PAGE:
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    What are Snackable Supplements?

    A person with their open palms holding supplements and an orange.

    The scoop on the latest nutrition trend.

    The supplement industry got the message that food is the best source for vitamins and minerals. Now, they’re offering food-based supplements you can snack on.

    The use of dietary supplements like multivitamins, calcium, omega 3s, herbs and more has been growing for decades. About 45 percent of adults took supplements in the early 1990s, according to surveys by the National Center for Health Statistics. Today, it’s about 60 percent, and the variety of forms that supplements come in is also expanding. If you’re not a fan of popping pills, you can get your vitamins by chewing gummies, drinking liquids, sucking on lozenges—and now, by snacking.

    Snackable supplements are the latest way to get more nutrients, but they may not be the best way for everyone. Here, learn what snackable supplements are and what you need to know before you try them.

    The obvious question is: What are snackable supplements? “Snackable supplements are a new, trendy product that we’ll probably start hearing about more and more,” says registered dietitian Kelsey Rosenbaum, M.S., R.D., L.D.N. “Simply put, they are supplements in food form. They usually resemble familiar foods like bars, power bites or chocolates.”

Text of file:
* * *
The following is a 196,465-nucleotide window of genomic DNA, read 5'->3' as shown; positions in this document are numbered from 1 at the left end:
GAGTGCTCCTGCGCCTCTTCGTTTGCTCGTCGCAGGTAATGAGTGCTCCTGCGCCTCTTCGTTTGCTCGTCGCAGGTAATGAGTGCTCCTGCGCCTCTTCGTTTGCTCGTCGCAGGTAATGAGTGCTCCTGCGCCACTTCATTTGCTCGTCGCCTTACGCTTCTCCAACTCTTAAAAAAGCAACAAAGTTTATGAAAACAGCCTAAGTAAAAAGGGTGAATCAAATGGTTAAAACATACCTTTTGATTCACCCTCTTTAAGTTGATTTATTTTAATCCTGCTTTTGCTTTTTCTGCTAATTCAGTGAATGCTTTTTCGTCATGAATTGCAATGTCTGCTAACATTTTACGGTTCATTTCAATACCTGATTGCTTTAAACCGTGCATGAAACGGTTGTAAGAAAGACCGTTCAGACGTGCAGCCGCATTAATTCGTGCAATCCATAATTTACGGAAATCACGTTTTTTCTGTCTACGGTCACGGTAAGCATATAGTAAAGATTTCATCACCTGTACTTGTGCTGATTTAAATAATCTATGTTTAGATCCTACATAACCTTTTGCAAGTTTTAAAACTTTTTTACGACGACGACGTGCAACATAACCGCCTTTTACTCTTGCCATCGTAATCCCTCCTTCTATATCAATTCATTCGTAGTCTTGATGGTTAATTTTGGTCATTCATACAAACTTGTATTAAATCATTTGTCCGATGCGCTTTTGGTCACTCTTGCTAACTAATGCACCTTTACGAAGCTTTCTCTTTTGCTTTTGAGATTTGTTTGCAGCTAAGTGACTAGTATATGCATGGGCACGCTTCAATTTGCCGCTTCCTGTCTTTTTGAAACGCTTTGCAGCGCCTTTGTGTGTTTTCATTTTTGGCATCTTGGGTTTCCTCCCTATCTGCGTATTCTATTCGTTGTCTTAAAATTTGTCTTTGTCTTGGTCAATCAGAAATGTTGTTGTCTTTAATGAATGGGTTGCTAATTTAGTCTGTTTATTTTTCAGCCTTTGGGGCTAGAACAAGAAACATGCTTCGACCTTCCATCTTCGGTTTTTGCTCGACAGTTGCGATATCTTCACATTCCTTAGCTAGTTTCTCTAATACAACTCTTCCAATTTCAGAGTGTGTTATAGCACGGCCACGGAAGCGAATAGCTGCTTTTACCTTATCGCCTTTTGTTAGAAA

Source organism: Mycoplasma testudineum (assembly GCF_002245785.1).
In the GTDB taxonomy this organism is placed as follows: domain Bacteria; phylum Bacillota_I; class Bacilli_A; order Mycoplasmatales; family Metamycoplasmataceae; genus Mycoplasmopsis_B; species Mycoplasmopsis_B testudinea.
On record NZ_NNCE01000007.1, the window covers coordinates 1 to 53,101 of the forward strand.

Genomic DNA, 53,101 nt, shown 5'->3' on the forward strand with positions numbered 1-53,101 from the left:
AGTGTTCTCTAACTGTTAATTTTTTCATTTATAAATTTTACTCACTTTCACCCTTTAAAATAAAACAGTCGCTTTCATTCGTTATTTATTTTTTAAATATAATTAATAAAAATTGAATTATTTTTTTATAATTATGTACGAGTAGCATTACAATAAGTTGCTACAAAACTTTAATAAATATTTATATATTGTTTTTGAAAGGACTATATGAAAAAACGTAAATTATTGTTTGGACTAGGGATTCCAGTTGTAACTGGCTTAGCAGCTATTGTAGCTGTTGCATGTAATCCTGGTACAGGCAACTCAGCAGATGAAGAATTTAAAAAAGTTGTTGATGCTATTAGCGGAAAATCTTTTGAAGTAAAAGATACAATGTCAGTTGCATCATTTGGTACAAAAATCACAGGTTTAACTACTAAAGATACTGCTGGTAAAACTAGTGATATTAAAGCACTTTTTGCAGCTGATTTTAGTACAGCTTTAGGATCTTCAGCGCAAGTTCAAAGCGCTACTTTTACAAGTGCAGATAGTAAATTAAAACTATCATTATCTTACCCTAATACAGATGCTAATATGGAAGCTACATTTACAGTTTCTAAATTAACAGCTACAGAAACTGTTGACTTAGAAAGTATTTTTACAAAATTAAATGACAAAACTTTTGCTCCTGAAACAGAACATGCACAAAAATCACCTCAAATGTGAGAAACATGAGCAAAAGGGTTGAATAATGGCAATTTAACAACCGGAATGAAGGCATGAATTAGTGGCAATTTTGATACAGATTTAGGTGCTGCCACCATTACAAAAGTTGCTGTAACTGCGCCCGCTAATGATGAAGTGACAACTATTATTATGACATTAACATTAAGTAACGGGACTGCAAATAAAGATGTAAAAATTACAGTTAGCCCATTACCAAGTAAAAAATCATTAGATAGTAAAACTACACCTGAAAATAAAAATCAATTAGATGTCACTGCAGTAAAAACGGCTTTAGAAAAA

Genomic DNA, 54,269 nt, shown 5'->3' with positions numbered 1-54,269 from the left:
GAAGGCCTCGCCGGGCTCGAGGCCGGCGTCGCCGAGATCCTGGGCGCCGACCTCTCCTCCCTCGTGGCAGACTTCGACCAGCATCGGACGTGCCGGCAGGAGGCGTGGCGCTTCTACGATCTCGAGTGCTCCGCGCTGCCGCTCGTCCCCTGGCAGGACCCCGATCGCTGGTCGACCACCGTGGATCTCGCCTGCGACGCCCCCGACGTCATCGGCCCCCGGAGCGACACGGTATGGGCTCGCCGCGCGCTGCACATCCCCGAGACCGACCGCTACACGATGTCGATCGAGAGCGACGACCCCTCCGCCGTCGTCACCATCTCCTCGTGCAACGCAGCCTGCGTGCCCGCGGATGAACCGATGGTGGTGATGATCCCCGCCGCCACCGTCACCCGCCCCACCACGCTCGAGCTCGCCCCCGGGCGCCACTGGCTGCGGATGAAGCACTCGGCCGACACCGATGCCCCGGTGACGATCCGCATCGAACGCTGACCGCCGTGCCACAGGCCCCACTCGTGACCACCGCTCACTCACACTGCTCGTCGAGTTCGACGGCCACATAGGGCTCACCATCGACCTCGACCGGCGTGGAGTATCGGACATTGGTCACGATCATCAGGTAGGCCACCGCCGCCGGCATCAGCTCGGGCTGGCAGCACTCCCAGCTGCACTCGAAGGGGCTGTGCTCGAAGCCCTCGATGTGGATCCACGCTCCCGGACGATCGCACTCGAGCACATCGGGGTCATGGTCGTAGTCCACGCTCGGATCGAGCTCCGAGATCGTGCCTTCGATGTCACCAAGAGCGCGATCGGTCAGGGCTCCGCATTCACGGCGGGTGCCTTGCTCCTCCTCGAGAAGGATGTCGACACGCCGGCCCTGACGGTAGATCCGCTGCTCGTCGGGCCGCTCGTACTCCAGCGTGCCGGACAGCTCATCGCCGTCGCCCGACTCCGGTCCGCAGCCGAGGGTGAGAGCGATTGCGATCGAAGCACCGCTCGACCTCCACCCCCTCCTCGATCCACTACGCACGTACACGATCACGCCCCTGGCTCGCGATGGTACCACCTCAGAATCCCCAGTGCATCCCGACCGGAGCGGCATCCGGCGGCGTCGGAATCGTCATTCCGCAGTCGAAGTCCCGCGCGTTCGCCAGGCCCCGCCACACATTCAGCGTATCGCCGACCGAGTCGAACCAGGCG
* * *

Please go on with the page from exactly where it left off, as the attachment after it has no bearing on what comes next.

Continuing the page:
Some snackable supplements contain nutrient-dense foods like nuts, seeds, fruits, veggies and seaweed. Others are adding vitamins and minerals to food like chocolate, which uses manufactured products similar to traditional supplements.

    What You Need to Know before Trying Snackable Supplements

    “There’s not a lot of research around these types of supplements yet, so consumers should be cautious,” says Rosenbaum. To help you decide if snackable supplements are right for you, keep these facts in mind.